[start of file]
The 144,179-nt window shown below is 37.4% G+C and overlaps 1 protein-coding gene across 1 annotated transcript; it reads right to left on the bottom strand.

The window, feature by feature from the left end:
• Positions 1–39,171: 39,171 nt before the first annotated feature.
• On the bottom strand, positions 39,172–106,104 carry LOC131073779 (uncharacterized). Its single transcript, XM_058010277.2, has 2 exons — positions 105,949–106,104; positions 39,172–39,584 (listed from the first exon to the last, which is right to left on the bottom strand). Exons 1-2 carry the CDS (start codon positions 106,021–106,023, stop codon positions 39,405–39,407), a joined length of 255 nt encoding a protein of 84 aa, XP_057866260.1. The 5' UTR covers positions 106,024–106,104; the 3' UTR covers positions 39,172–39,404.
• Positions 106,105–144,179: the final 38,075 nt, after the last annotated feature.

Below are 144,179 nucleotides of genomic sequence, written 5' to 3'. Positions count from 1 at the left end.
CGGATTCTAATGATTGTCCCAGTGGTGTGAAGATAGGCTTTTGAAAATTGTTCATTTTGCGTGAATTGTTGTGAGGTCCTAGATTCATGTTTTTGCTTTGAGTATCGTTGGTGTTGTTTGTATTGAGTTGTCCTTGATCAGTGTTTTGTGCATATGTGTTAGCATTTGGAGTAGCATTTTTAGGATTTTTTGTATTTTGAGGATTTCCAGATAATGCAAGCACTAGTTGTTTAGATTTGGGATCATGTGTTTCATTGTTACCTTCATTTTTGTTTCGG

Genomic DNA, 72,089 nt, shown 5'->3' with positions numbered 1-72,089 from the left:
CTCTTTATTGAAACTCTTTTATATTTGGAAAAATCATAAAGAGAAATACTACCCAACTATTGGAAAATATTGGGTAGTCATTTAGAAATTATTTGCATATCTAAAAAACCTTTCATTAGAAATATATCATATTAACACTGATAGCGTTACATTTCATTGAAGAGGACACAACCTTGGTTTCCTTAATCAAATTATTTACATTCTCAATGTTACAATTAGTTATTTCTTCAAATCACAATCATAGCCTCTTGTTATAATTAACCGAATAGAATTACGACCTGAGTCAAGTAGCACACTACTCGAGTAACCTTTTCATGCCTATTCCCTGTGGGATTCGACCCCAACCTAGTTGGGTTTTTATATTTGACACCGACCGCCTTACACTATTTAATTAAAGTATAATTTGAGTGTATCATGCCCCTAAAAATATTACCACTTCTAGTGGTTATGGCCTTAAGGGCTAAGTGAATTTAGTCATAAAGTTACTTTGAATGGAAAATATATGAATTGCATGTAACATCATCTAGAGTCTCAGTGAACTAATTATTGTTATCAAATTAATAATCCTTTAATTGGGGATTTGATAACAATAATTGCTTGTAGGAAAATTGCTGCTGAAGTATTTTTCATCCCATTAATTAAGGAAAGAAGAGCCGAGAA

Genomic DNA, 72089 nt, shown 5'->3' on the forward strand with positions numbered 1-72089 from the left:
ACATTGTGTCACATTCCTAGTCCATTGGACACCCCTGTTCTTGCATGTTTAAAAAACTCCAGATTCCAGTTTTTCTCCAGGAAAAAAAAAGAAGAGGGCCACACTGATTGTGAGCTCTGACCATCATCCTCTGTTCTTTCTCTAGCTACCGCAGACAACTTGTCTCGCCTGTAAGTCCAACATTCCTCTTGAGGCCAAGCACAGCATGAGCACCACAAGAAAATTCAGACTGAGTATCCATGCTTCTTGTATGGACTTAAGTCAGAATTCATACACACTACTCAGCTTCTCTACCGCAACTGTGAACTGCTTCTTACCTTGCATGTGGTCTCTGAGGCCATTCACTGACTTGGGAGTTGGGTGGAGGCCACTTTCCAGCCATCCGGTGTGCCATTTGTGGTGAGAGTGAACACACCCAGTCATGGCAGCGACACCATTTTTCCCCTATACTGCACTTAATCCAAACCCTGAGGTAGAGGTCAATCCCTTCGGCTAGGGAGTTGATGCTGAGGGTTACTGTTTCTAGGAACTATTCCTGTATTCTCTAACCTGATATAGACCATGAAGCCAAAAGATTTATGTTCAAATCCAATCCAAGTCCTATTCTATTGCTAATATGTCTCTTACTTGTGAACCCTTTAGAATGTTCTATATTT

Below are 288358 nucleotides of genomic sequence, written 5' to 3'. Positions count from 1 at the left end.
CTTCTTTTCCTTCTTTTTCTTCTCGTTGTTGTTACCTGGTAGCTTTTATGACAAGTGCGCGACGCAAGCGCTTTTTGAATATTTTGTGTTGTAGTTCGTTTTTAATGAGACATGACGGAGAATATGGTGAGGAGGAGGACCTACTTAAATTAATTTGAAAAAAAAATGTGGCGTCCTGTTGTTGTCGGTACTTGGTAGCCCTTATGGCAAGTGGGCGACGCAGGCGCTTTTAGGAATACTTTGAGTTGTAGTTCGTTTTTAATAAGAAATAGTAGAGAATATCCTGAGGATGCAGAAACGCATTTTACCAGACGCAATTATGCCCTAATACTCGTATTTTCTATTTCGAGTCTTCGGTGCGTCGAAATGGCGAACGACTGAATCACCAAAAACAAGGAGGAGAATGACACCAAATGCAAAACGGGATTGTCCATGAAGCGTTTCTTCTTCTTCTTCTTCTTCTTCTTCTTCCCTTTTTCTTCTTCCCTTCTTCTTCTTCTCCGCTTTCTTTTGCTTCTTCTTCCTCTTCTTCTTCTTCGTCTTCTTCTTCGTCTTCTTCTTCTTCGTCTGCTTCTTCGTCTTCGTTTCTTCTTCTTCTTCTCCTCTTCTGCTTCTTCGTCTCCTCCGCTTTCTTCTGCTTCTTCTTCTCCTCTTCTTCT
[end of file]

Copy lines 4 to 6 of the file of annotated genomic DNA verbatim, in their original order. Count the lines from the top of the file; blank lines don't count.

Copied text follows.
• On the bottom strand, positions 39,172–106,104 carry LOC131073779 (uncharacterized). Its single transcript, XM_058010277.2, has 2 exons — positions 105,949–106,104; positions 39,172–39,584 (listed from the first exon to the last, which is right to left on the bottom strand). Exons 1-2 carry the CDS (start codon positions 106,021–106,023, stop codon positions 39,405–39,407), a joined length of 255 nt encoding a protein of 84 aa, XP_057866260.1. The 5' UTR covers positions 106,024–106,104; the 3' UTR covers positions 39,172–39,404.
• Positions 106,105–144,179: the final 38,075 nt, after the last annotated feature.

Below are 144,179 nucleotides of genomic sequence, written 5' to 3'. Positions count from 1 at the left end.